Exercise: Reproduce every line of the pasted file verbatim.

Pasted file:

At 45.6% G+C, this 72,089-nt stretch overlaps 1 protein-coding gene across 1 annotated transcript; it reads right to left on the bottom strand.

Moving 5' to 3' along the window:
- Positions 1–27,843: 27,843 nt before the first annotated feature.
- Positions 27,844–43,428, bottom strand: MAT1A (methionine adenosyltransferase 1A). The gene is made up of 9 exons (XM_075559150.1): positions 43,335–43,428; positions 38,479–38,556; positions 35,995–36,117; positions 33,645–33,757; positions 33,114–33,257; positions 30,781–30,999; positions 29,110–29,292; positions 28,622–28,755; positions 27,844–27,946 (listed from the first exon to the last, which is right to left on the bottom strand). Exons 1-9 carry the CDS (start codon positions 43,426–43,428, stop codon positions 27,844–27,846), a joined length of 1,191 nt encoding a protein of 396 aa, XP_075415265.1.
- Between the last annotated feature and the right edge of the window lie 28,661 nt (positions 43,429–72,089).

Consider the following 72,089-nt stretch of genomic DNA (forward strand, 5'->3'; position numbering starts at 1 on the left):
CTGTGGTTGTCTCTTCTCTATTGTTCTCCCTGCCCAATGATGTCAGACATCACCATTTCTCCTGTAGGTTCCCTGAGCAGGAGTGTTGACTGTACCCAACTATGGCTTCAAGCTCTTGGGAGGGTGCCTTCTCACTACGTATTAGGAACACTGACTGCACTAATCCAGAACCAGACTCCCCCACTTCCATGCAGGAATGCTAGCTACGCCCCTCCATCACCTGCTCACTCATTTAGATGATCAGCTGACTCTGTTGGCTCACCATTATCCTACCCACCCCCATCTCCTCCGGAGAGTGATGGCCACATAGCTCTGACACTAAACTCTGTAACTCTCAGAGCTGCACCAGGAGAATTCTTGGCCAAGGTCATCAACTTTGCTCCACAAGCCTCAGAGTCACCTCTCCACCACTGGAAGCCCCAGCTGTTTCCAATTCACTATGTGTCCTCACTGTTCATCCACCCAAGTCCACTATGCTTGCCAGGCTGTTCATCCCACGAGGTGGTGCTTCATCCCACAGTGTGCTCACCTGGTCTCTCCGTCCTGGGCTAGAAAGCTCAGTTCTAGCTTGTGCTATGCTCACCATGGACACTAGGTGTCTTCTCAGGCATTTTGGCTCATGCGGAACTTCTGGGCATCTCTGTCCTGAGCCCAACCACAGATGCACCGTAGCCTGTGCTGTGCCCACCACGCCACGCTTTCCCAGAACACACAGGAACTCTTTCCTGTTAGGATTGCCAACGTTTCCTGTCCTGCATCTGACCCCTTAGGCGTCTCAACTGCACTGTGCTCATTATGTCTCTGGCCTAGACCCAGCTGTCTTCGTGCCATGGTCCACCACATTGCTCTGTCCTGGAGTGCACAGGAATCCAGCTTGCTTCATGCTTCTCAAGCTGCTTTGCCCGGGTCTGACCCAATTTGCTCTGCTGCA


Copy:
At 45.6% G+C, this 72,089-nt stretch overlaps 1 protein-coding gene across 1 annotated transcript; it reads right to left on the bottom strand.

Moving 5' to 3' along the window:
- Positions 1–27,843: 27,843 nt before the first annotated feature.
- Positions 27,844–43,428, bottom strand: MAT1A (methionine adenosyltransferase 1A). The gene is made up of 9 exons (XM_075559150.1): positions 43,335–43,428; positions 38,479–38,556; positions 35,995–36,117; positions 33,645–33,757; positions 33,114–33,257; positions 30,781–30,999; positions 29,110–29,292; positions 28,622–28,755; positions 27,844–27,946 (listed from the first exon to the last, which is right to left on the bottom strand). Exons 1-9 carry the CDS (start codon positions 43,426–43,428, stop codon positions 27,844–27,846), a joined length of 1,191 nt encoding a protein of 396 aa, XP_075415265.1.
- Between the last annotated feature and the right edge of the window lie 28,661 nt (positions 43,429–72,089).

Consider the following 72,089-nt stretch of genomic DNA (forward strand, 5'->3'; position numbering starts at 1 on the left):
CTGTGGTTGTCTCTTCTCTATTGTTCTCCCTGCCCAATGATGTCAGACATCACCATTTCTCCTGTAGGTTCCCTGAGCAGGAGTGTTGACTGTACCCAACTATGGCTTCAAGCTCTTGGGAGGGTGCCTTCTCACTACGTATTAGGAACACTGACTGCACTAATCCAGAACCAGACTCCCCCACTTCCATGCAGGAATGCTAGCTACGCCCCTCCATCACCTGCTCACTCATTTAGATGATCAGCTGACTCTGTTGGCTCACCATTATCCTACCCACCCCCATCTCCTCCGGAGAGTGATGGCCACATAGCTCTGACACTAAACTCTGTAACTCTCAGAGCTGCACCAGGAGAATTCTTGGCCAAGGTCATCAACTTTGCTCCACAAGCCTCAGAGTCACCTCTCCACCACTGGAAGCCCCAGCTGTTTCCAATTCACTATGTGTCCTCACTGTTCATCCACCCAAGTCCACTATGCTTGCCAGGCTGTTCATCCCACGAGGTGGTGCTTCATCCCACAGTGTGCTCACCTGGTCTCTCCGTCCTGGGCTAGAAAGCTCAGTTCTAGCTTGTGCTATGCTCACCATGGACACTAGGTGTCTTCTCAGGCATTTTGGCTCATGCGGAACTTCTGGGCATCTCTGTCCTGAGCCCAACCACAGATGCACCGTAGCCTGTGCTGTGCCCACCACGCCACGCTTTCCCAGAACACACAGGAACTCTTTCCTGTTAGGATTGCCAACGTTTCCTGTCCTGCATCTGACCCCTTAGGCGTCTCAACTGCACTGTGCTCATTATGTCTCTGGCCTAGACCCAGCTGTCTTCGTGCCATGGTCCACCACATTGCTCTGTCCTGGAGTGCACAGGAATCCAGCTTGCTTCATGCTTCTCAAGCTGCTTTGCCCGGGTCTGACCCAATTTGCTCTGCTGCA